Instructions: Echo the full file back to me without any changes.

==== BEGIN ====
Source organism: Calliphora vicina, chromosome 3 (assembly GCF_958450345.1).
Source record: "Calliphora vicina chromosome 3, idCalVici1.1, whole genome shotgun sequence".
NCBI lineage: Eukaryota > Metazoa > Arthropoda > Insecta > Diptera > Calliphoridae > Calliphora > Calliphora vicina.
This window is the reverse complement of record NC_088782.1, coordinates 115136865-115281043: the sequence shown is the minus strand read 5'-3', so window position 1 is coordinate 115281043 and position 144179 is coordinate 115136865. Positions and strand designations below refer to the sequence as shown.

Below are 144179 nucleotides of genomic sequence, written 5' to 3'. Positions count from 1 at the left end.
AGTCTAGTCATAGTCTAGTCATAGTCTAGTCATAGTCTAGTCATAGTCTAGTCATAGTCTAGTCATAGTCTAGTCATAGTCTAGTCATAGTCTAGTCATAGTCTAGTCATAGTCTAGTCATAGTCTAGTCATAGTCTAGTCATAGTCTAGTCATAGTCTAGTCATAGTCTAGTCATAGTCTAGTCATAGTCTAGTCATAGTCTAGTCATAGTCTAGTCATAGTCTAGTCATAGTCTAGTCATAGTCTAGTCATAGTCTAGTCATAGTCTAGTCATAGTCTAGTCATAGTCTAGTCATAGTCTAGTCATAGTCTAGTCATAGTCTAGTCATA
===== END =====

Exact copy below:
Source organism: Calliphora vicina, chromosome 3 (assembly GCF_958450345.1).
Source record: "Calliphora vicina chromosome 3, idCalVici1.1, whole genome shotgun sequence".
NCBI lineage: Eukaryota > Metazoa > Arthropoda > Insecta > Diptera > Calliphoridae > Calliphora > Calliphora vicina.
This window is the reverse complement of record NC_088782.1, coordinates 115136865-115281043: the sequence shown is the minus strand read 5'-3', so window position 1 is coordinate 115281043 and position 144179 is coordinate 115136865. Positions and strand designations below refer to the sequence as shown.

Below are 144179 nucleotides of genomic sequence, written 5' to 3'. Positions count from 1 at the left end.
AGTCTAGTCATAGTCTAGTCATAGTCTAGTCATAGTCTAGTCATAGTCTAGTCATAGTCTAGTCATAGTCTAGTCATAGTCTAGTCATAGTCTAGTCATAGTCTAGTCATAGTCTAGTCATAGTCTAGTCATAGTCTAGTCATAGTCTAGTCATAGTCTAGTCATAGTCTAGTCATAGTCTAGTCATAGTCTAGTCATAGTCTAGTCATAGTCTAGTCATAGTCTAGTCATAGTCTAGTCATAGTCTAGTCATAGTCTAGTCATAGTCTAGTCATAGTCTAGTCATAGTCTAGTCATAGTCTAGTCATAGTCTAGTCATAGTCTAGTCATA